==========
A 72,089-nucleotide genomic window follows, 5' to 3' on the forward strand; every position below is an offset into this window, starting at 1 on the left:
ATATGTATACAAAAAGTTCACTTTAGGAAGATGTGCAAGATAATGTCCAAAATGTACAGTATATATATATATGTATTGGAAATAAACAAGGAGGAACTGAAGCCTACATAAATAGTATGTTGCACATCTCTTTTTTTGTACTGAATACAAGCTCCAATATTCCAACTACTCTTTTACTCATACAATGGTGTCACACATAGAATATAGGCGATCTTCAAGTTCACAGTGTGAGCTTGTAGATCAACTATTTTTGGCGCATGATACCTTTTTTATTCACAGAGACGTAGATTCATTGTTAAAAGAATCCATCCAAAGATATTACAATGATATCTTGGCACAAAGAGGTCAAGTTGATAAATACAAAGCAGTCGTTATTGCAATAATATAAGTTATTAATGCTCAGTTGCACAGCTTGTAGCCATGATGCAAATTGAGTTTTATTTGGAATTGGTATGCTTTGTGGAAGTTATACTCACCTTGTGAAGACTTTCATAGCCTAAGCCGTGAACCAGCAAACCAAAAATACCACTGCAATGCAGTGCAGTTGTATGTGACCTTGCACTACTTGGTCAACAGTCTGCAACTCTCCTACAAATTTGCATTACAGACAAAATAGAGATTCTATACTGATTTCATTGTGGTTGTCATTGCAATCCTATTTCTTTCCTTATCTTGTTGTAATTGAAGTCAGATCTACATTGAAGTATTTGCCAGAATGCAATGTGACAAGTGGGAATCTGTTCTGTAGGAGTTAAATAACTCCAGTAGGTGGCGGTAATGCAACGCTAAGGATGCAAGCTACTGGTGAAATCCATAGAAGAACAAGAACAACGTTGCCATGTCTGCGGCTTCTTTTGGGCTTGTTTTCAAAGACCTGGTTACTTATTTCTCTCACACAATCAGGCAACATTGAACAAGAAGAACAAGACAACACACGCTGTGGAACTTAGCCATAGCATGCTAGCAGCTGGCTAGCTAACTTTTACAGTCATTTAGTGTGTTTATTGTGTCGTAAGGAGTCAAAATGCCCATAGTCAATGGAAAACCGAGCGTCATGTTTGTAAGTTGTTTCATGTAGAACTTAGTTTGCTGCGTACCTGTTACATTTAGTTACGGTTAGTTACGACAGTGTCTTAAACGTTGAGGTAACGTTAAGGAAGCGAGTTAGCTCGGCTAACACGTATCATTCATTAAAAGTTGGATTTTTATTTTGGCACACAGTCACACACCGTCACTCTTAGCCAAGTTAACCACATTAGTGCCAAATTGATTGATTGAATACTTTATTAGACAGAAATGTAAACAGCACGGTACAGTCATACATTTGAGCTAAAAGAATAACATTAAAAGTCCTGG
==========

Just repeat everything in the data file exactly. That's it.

A 72,089-nucleotide genomic window follows, 5' to 3' on the forward strand; every position below is an offset into this window, starting at 1 on the left:
ATATGTATACAAAAAGTTCACTTTAGGAAGATGTGCAAGATAATGTCCAAAATGTACAGTATATATATATATGTATTGGAAATAAACAAGGAGGAACTGAAGCCTACATAAATAGTATGTTGCACATCTCTTTTTTTGTACTGAATACAAGCTCCAATATTCCAACTACTCTTTTACTCATACAATGGTGTCACACATAGAATATAGGCGATCTTCAAGTTCACAGTGTGAGCTTGTAGATCAACTATTTTTGGCGCATGATACCTTTTTTATTCACAGAGACGTAGATTCATTGTTAAAAGAATCCATCCAAAGATATTACAATGATATCTTGGCACAAAGAGGTCAAGTTGATAAATACAAAGCAGTCGTTATTGCAATAATATAAGTTATTAATGCTCAGTTGCACAGCTTGTAGCCATGATGCAAATTGAGTTTTATTTGGAATTGGTATGCTTTGTGGAAGTTATACTCACCTTGTGAAGACTTTCATAGCCTAAGCCGTGAACCAGCAAACCAAAAATACCACTGCAATGCAGTGCAGTTGTATGTGACCTTGCACTACTTGGTCAACAGTCTGCAACTCTCCTACAAATTTGCATTACAGACAAAATAGAGATTCTATACTGATTTCATTGTGGTTGTCATTGCAATCCTATTTCTTTCCTTATCTTGTTGTAATTGAAGTCAGATCTACATTGAAGTATTTGCCAGAATGCAATGTGACAAGTGGGAATCTGTTCTGTAGGAGTTAAATAACTCCAGTAGGTGGCGGTAATGCAACGCTAAGGATGCAAGCTACTGGTGAAATCCATAGAAGAACAAGAACAACGTTGCCATGTCTGCGGCTTCTTTTGGGCTTGTTTTCAAAGACCTGGTTACTTATTTCTCTCACACAATCAGGCAACATTGAACAAGAAGAACAAGACAACACACGCTGTGGAACTTAGCCATAGCATGCTAGCAGCTGGCTAGCTAACTTTTACAGTCATTTAGTGTGTTTATTGTGTCGTAAGGAGTCAAAATGCCCATAGTCAATGGAAAACCGAGCGTCATGTTTGTAAGTTGTTTCATGTAGAACTTAGTTTGCTGCGTACCTGTTACATTTAGTTACGGTTAGTTACGACAGTGTCTTAAACGTTGAGGTAACGTTAAGGAAGCGAGTTAGCTCGGCTAACACGTATCATTCATTAAAAGTTGGATTTTTATTTTGGCACACAGTCACACACCGTCACTCTTAGCCAAGTTAACCACATTAGTGCCAAATTGATTGATTGAATACTTTATTAGACAGAAATGTAAACAGCACGGTACAGTCATACATTTGAGCTAAAAGAATAACATTAAAAGTCCTGG